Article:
Violet Jelly

During a walk one morning, I came upon a patch of pretty little wild violets; I was very excited when I spotted these violets as I had never noticed violets growing out here before! With the upcoming Pioneer teas these cheery little blossoms inspired me to try a batch of violet jelly. The recipe was very easy and fun to make – plus it looked really pretty on our tables and tasted delicious! Here are some pictures of the violets as we prepared the jelly and listed below is the recipe we used! Has anyone else made jellies out of flowers??

Fresh Violets!
The Violets Steeping... Look the water's turned blue!

Pretty Purple Violet Jelly!!

Violet Jelly Recipe:
2 Heaping Cups of Fresh Violet Petals
2 C boiling water
1/4 C Well-Strained, Lemon Juice
4 C Sugar
3 oz Liquid Pectin (Certo)

Wash petals well, drain and place in heat-proof glass or nonreactive bowl. Pour boiling water over petals and let steep for about 30 minutes to 24 hours. It usually takes about 2 hours fro violets. Strain through a fine sieve, reserving immediately, refrigerate up to 24 hours.

Place jars and lids on rack in pan deep enough to cover them with about two inches of water, bring to a boil, then reduce heat to a simmer, keeping the jars hot until ready to fill.

To make hte jelly, stir lemon juice and sugar into reserved infusion in a two-quart nonreactive or stainless steel pan. Bring to a full rolling boil that cannot be stirred down. Add the liquid pectin and continue to boil for two minutes, skimming any foam that may rise to the surface.

Ladle quickly into jars to within about 1/8 inch from the top; clean each rim and threads of the jar as it's filled, and place flat lid and ring on each before filling the next. Screw band on tightly invert jar on tea towel for about 5 - 10 minutes. Jars should seal and lids should pop shut within 10 minutes as they cool. If they do not seal, you can place them in a hot water bath for 10 minutes or place in the refrigerator.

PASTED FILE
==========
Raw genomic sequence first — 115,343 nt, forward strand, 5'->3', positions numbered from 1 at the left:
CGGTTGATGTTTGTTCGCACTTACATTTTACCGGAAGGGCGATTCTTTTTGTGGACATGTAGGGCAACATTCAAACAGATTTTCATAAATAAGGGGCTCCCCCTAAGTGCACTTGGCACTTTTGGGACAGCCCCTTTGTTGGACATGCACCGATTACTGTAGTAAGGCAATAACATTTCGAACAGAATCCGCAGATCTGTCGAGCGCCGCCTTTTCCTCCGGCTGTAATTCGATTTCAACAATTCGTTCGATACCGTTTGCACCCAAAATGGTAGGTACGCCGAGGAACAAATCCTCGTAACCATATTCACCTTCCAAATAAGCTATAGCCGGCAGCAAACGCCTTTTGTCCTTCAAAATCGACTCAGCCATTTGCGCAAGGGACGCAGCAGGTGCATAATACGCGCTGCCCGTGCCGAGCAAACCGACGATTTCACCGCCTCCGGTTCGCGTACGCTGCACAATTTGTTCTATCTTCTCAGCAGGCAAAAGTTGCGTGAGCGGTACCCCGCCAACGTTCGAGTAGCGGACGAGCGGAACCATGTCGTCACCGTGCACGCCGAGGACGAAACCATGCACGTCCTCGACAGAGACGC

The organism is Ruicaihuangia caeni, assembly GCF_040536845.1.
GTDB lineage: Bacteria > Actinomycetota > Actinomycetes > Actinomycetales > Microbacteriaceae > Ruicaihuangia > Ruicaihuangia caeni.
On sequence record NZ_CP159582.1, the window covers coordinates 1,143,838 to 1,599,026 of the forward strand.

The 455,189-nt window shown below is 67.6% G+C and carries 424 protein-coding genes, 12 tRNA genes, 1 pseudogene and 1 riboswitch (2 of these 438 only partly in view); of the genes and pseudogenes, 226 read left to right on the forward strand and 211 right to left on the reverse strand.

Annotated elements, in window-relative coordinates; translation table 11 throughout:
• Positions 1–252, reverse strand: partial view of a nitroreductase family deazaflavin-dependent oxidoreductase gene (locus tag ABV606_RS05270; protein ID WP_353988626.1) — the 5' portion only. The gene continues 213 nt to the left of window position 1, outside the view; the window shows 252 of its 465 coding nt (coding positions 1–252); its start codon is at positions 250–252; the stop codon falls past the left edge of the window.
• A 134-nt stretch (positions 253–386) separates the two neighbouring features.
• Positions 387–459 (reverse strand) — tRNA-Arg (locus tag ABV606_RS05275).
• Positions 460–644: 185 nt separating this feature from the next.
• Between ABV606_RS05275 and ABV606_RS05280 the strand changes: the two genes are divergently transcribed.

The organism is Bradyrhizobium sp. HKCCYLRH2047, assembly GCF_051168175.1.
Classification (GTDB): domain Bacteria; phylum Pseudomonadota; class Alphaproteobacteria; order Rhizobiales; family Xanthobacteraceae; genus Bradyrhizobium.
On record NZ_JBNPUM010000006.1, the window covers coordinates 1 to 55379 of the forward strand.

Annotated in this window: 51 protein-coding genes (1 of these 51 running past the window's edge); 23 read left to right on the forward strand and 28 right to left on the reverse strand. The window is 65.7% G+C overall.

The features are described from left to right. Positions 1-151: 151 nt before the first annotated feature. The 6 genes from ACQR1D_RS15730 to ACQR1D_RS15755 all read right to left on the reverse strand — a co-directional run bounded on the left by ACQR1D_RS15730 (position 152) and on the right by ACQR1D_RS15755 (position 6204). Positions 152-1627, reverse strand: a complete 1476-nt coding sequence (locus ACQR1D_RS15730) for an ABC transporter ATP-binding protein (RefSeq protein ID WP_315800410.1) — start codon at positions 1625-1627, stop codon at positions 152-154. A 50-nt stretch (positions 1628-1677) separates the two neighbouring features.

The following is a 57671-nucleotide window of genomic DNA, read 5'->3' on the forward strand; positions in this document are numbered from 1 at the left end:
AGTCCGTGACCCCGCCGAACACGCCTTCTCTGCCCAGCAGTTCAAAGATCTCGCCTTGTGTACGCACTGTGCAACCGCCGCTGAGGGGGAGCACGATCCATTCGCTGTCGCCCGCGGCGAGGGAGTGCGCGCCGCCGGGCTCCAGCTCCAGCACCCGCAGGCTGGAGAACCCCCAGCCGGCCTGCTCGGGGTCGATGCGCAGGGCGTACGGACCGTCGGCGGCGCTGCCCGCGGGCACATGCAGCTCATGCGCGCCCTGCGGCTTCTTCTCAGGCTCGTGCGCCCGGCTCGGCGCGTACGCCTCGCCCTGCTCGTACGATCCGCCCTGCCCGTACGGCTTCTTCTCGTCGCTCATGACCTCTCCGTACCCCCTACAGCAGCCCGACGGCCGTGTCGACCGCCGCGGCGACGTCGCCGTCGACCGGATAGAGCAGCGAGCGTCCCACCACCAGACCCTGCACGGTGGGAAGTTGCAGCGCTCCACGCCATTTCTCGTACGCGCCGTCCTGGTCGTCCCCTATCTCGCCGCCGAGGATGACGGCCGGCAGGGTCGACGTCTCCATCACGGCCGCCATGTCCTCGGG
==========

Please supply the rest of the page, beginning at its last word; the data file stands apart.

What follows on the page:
Makes about 4 to 5 half-pint jars.

6 comments:

  1. I absolutely love this- one of the few things blooming now! I have never made this but itsounds so charming.

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  2. I found another recipe from Taste of Home Magazine in an edible flower file I started: 1 1/2 cups wild violet blossoms,
    1 1/2 cups water, Juice of 1 lime, 2 1/3 cups sugar and 1 pkg powdered pectin (1 3/4 oz) This recipe blends violets in blender with water and lime juice, adding sugar. Then to the sauce pan with the pectin and the rest of the water, etc.

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  3. Miss Spenser,
    Thank you for sharing this tasty recipe!
    What a delight it was to sample it on Saturday and it was especially delicous on your creamy scones with curd 'n' cream!
    Perhaps I will try this recipe sometime!

    Joyfully in Jesus,
    Elizabeth

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  4. This is such a wonderful Spring time recipe. I have never heard of it but would love to try making some. Your table looks amazing with the violet china.

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  5. The violet jelly looks so very pretty. I have violets, but doubt that I would have enough for jelly. Definitely a specialtea.

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  6. Today I had the privilege of tasting this delectable jelly. Not only does it look pretty, it tastes delicious.

    ReplyDelete

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